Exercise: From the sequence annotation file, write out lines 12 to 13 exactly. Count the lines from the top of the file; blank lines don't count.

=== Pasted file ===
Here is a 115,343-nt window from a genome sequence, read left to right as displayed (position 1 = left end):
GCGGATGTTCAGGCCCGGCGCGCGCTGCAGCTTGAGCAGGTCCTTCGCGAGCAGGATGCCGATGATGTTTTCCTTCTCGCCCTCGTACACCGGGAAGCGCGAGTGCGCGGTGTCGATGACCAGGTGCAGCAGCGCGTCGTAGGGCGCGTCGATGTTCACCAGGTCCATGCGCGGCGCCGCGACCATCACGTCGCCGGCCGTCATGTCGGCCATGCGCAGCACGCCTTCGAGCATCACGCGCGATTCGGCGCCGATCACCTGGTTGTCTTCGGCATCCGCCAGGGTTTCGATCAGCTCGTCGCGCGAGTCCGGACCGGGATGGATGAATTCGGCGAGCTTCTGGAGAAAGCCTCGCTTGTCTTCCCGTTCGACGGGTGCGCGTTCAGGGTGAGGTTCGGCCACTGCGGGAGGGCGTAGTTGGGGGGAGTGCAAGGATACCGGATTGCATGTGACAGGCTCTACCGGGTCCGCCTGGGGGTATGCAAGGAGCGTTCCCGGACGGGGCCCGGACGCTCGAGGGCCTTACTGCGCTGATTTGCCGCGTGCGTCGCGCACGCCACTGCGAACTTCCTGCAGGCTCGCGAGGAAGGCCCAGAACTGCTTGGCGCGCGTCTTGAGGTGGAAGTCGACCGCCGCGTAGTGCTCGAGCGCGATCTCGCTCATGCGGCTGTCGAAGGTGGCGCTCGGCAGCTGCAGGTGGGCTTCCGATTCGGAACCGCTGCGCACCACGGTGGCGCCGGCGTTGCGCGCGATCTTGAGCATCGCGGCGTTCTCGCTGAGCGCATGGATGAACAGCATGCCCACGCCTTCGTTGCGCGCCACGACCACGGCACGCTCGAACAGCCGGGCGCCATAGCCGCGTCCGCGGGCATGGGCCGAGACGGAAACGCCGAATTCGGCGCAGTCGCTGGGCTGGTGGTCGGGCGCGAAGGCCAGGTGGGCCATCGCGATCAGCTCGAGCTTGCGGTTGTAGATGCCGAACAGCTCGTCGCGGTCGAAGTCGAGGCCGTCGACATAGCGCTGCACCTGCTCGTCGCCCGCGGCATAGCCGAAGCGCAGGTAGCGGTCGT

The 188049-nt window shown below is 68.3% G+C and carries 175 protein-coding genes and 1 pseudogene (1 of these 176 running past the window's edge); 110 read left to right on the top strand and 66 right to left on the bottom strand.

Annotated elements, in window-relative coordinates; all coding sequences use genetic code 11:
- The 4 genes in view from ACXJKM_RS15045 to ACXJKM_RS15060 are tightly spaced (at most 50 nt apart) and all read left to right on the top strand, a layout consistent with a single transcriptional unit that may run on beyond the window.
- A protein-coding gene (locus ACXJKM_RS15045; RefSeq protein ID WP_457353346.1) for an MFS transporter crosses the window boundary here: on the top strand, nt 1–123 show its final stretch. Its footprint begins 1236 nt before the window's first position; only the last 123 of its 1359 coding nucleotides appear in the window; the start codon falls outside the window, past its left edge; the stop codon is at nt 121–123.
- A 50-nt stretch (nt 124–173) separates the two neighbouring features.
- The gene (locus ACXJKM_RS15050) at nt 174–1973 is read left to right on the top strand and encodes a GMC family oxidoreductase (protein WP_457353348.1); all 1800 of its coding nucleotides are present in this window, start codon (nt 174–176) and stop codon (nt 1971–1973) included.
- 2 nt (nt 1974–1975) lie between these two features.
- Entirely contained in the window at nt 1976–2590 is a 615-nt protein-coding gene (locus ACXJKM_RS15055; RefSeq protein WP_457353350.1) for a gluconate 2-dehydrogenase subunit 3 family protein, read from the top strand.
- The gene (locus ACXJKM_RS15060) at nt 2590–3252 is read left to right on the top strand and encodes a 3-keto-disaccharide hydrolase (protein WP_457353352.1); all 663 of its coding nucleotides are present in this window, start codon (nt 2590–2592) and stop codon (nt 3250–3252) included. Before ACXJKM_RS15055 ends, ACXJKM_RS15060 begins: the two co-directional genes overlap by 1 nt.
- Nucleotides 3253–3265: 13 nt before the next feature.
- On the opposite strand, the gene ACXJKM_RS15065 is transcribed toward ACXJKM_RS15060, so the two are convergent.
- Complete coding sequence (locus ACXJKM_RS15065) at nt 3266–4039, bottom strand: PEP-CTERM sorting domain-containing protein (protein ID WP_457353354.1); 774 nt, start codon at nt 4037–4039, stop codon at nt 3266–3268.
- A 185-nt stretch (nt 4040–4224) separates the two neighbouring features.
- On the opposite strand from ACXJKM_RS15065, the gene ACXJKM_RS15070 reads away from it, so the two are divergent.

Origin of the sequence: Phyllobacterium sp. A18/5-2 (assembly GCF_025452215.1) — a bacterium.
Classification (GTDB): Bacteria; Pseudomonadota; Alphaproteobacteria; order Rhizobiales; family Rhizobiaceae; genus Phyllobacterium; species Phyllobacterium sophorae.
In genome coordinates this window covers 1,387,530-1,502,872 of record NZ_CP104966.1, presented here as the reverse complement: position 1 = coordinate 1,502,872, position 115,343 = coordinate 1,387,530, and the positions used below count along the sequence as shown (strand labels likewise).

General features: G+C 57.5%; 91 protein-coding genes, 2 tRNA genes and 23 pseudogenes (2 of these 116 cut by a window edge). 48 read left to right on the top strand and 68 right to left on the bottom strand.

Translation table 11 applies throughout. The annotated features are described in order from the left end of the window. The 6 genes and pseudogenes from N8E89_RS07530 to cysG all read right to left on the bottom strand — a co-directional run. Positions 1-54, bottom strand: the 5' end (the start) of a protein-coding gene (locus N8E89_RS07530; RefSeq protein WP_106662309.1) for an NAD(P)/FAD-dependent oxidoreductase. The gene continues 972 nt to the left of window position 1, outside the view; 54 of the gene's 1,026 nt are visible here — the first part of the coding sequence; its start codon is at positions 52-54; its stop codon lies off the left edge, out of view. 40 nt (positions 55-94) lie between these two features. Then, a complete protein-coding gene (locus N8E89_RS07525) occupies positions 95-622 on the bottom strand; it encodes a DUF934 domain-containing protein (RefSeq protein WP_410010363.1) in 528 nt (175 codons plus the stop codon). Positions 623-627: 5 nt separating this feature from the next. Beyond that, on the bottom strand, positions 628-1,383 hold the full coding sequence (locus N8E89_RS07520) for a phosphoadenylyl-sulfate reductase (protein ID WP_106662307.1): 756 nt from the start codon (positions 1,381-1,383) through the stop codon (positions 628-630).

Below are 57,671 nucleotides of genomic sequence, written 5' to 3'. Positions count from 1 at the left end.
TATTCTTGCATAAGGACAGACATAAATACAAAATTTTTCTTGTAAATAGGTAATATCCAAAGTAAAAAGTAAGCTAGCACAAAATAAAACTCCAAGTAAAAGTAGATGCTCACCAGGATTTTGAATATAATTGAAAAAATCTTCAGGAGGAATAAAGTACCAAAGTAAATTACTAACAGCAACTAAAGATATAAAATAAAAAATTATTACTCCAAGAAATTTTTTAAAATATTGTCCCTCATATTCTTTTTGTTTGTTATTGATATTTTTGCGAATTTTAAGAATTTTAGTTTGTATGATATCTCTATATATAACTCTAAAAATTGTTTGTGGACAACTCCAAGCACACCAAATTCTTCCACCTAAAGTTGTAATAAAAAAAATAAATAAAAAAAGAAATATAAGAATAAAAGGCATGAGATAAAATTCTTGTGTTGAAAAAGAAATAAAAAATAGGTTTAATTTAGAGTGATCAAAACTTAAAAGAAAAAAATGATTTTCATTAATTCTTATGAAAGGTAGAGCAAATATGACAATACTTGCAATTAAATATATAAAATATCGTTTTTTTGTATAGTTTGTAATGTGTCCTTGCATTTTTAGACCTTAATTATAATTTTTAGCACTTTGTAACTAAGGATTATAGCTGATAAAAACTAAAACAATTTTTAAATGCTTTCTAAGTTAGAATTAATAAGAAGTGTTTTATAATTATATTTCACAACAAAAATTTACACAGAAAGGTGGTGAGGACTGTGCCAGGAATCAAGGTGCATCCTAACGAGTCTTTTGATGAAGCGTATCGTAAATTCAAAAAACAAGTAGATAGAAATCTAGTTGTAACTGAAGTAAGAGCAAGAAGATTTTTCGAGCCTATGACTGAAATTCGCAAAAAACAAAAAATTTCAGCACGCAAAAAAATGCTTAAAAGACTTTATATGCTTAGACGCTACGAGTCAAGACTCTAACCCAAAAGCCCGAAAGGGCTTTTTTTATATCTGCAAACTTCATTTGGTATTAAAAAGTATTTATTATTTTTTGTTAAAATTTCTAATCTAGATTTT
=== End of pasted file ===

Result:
- Nucleotides 3253–3265: 13 nt before the next feature.
- On the opposite strand, the gene ACXJKM_RS15065 is transcribed toward ACXJKM_RS15060, so the two are convergent.